Karfagen -
Principles and Theory of Spektra

(CD 2020, 54:12, Caerllysi Music)

The tracks:
- Phase 1:
  1- Levitation(9:45)
  2- Hunter(6:02)
  3- Phantasmagoria(12:58)
- Phase 2:
  4- Birth Of A Star(7:04)
  5- Calypso(10:57)
  6- Gravitation(7:26)

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As if Antony Kalugin were not on a rich enough seam of production, 2020 far from throwing him off his musical stride closes with another Karfagen release. This full band version complementing the solo releases which saw the keyboard maestro learning to play guitar to a high standard to overcome pandemic restrictions and making no mean fist of it. Like the first solo outing (Marshmallow Moondust, see review) this is a two phase suite, each phase consisting of three sections.

The work opens with a triumphant overture in Levitation. The sense of relief and absolute joy amongst the musicians to be working as a creative ensemble is electric. Starting with a crackle of static and a deep bass hum, the listener is soon transported on lighter than air guitar and ethereal synthesisers before the cup runs over with ecstatic rock-edged guitar and signature keyboard runs punctuated with symphonic flourishes. It's no wonder that everyone wants to join in the fun, the whole piece appropriately taking flight with furious abandon, heavy guitar riffs juxtaposed with dancing flute to great effect. I may be wrong, but while Kalugin is perfectly comfortable allowing his musicians full range to express themselves, I can't remember other releases having quite this intensity and full-blooded hard-rocking aspect. Hunter is a case in point kicking in with heavy guitar riffs and rarely letting up despite the frequent change of mode. The keyboards on this piece in particular are dizzying threatening to spiral out of control with the thrill of it all. Only in the aftermath does the pace let up, ritual chanting signalling both the triumph and regret of the hunt. By contrast the piece which closes this phase, Phantasmagoria is more measured, reflective and suggestive of will of the wisp tricks of the light. There is a jazz like tinge, punctuated by troubling, insistent interludes. Plaintive solo guitar gives a sense of isolation, loss and vulnerability with which this phase, lingeringly ends.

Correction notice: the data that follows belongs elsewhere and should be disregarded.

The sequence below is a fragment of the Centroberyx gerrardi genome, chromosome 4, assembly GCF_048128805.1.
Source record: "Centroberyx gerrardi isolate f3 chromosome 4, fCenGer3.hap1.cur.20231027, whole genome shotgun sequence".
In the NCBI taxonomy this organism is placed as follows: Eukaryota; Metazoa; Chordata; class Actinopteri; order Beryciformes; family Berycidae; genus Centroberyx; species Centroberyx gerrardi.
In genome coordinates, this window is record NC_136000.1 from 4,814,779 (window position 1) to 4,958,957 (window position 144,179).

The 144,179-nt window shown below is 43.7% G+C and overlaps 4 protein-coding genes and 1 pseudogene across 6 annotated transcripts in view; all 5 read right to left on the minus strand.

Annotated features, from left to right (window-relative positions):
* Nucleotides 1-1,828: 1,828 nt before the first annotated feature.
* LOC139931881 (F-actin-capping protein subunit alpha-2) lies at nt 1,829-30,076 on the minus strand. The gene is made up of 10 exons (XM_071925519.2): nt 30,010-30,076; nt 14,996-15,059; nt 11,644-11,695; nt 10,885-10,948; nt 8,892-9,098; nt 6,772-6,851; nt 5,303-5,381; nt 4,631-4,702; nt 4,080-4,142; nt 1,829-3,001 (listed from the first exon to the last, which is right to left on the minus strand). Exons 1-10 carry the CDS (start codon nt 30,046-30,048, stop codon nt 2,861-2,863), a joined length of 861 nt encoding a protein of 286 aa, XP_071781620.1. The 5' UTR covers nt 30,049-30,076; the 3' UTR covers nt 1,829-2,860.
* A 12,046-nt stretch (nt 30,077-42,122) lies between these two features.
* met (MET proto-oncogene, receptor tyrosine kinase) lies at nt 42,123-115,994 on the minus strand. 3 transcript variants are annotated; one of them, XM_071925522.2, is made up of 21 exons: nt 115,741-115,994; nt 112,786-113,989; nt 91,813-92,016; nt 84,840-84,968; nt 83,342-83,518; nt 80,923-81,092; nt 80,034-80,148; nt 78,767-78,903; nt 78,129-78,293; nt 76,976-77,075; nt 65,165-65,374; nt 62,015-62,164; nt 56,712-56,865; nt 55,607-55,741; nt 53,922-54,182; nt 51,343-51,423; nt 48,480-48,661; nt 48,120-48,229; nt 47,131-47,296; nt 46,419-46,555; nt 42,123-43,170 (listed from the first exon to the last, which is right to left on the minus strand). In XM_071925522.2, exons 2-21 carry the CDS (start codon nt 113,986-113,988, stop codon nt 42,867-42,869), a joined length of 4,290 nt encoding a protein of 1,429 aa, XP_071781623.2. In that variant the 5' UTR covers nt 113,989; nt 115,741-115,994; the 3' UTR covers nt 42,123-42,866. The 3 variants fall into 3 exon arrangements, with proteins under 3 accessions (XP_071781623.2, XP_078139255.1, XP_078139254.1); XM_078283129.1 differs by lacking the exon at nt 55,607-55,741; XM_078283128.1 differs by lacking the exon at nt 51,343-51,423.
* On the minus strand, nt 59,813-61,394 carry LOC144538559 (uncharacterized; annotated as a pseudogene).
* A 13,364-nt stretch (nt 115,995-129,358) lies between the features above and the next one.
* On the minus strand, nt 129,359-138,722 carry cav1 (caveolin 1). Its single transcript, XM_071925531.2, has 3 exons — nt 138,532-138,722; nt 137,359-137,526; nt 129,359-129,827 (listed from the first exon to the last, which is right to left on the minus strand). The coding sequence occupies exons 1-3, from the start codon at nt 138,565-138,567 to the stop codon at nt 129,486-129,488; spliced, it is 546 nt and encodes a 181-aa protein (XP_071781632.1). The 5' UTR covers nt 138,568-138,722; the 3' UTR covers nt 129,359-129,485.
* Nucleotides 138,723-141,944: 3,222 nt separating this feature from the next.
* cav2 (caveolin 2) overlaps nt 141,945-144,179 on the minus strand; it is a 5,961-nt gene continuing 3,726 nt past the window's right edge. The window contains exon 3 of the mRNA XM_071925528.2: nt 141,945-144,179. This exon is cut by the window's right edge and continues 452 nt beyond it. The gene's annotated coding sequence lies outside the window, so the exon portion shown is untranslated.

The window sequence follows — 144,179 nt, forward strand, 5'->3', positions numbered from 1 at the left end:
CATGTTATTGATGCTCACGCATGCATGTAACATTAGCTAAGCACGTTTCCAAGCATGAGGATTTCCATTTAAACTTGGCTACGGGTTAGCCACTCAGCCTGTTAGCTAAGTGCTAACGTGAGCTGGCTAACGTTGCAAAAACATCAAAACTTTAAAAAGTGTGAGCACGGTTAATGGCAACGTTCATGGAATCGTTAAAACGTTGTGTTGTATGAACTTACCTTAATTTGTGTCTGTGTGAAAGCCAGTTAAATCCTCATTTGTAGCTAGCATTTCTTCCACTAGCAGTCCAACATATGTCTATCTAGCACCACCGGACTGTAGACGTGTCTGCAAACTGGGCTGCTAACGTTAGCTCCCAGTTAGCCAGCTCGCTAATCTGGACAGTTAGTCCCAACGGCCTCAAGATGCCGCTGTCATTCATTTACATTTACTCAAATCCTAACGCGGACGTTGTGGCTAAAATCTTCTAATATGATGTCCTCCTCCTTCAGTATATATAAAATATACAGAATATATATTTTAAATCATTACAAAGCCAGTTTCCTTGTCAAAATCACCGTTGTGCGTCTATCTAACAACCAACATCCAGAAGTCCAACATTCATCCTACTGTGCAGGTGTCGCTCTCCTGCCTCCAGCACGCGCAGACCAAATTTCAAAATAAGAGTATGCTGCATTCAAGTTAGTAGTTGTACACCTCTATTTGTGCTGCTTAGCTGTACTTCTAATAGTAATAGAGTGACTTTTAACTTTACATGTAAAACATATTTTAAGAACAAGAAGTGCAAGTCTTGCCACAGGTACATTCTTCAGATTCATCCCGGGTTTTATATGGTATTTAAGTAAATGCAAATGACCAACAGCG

The second part turns aside from this foreboding. The Birth Of A Star is full of new beginnings and the exploration of senses and experience, culminating in a joyous, glimmering creation of existence. Calypso by contrast is less about the joy of the dance, more the perilous spellbinder that can trap the unwary traveller. Percussion beats out an incantation while flutes and guitar join in a devilish dance and insistent keyboard rungs a warning. Here the plaintive solo guitar and flute speaks more of lotus induced abandon and hallucination than other worldly bliss. The closing track, Gravitation clearly provides a thematic counterpoint to where we came in and offers a nostos like resolution to the preceding adventures. No lead weight this is a drawing in to a safe harbour and home. The tone is purposeful and resolved and leads to a joyous conclusion, with an echoing sense of adventures which havbe been and which are to come.

Previously if pushed, I would have argued (since no-one has asked) that Kalugin's prodigious output in the last three years has contained many superb recordings in his multiple guises and that anyone interested in well produced keyboard driven symphonic prog would be missing a trick if they didn't own or at least listen to a good slice of Karfagen. I would have accepted that you might not want every note recorded and might even have struggled to recommend a particular favourite to elevate above the others, fine as they all are. But you know, this one might just be it. A glorious slab of instrumental prog to light the way.

***** Andrew Cottrell

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